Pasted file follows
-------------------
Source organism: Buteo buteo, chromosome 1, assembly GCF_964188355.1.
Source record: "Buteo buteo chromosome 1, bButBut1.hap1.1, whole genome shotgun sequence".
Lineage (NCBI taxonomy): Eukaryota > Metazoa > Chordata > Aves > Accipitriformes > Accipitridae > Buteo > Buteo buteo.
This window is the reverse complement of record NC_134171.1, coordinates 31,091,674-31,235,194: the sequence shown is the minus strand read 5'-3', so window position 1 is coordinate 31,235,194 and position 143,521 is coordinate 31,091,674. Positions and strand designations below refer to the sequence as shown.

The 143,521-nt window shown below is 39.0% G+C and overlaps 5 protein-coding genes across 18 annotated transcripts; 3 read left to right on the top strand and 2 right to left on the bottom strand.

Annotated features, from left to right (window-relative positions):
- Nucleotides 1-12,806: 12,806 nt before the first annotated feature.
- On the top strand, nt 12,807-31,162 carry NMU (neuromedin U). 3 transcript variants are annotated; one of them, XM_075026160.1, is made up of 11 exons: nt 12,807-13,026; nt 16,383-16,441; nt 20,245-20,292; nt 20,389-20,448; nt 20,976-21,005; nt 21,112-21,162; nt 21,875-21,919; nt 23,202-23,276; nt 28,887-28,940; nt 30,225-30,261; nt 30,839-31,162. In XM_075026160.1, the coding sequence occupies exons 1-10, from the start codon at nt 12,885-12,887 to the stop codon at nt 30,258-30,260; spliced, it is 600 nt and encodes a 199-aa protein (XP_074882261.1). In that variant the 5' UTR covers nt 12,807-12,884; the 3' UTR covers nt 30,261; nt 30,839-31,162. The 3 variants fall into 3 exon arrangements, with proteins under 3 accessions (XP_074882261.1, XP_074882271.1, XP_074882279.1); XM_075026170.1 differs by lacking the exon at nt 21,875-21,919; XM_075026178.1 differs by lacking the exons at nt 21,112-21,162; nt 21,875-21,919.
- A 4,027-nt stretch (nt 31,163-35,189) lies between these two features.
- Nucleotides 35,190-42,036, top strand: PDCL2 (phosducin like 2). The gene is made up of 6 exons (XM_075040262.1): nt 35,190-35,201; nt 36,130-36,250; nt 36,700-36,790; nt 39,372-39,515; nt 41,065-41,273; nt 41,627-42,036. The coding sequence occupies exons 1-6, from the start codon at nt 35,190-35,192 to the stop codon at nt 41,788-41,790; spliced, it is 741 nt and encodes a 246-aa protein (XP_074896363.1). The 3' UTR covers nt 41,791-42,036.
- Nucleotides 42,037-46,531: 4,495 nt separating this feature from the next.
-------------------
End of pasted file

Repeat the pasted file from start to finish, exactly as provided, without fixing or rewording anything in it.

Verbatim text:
Source organism: Buteo buteo, chromosome 1, assembly GCF_964188355.1.
Source record: "Buteo buteo chromosome 1, bButBut1.hap1.1, whole genome shotgun sequence".
Lineage (NCBI taxonomy): Eukaryota > Metazoa > Chordata > Aves > Accipitriformes > Accipitridae > Buteo > Buteo buteo.
This window is the reverse complement of record NC_134171.1, coordinates 31,091,674-31,235,194: the sequence shown is the minus strand read 5'-3', so window position 1 is coordinate 31,235,194 and position 143,521 is coordinate 31,091,674. Positions and strand designations below refer to the sequence as shown.

The 143,521-nt window shown below is 39.0% G+C and overlaps 5 protein-coding genes across 18 annotated transcripts; 3 read left to right on the top strand and 2 right to left on the bottom strand.

Annotated features, from left to right (window-relative positions):
- Nucleotides 1-12,806: 12,806 nt before the first annotated feature.
- On the top strand, nt 12,807-31,162 carry NMU (neuromedin U). 3 transcript variants are annotated; one of them, XM_075026160.1, is made up of 11 exons: nt 12,807-13,026; nt 16,383-16,441; nt 20,245-20,292; nt 20,389-20,448; nt 20,976-21,005; nt 21,112-21,162; nt 21,875-21,919; nt 23,202-23,276; nt 28,887-28,940; nt 30,225-30,261; nt 30,839-31,162. In XM_075026160.1, the coding sequence occupies exons 1-10, from the start codon at nt 12,885-12,887 to the stop codon at nt 30,258-30,260; spliced, it is 600 nt and encodes a 199-aa protein (XP_074882261.1). In that variant the 5' UTR covers nt 12,807-12,884; the 3' UTR covers nt 30,261; nt 30,839-31,162. The 3 variants fall into 3 exon arrangements, with proteins under 3 accessions (XP_074882261.1, XP_074882271.1, XP_074882279.1); XM_075026170.1 differs by lacking the exon at nt 21,875-21,919; XM_075026178.1 differs by lacking the exons at nt 21,112-21,162; nt 21,875-21,919.
- A 4,027-nt stretch (nt 31,163-35,189) lies between these two features.
- Nucleotides 35,190-42,036, top strand: PDCL2 (phosducin like 2). The gene is made up of 6 exons (XM_075040262.1): nt 35,190-35,201; nt 36,130-36,250; nt 36,700-36,790; nt 39,372-39,515; nt 41,065-41,273; nt 41,627-42,036. The coding sequence occupies exons 1-6, from the start codon at nt 35,190-35,192 to the stop codon at nt 41,788-41,790; spliced, it is 741 nt and encodes a 246-aa protein (XP_074896363.1). The 3' UTR covers nt 41,791-42,036.
- Nucleotides 42,037-46,531: 4,495 nt separating this feature from the next.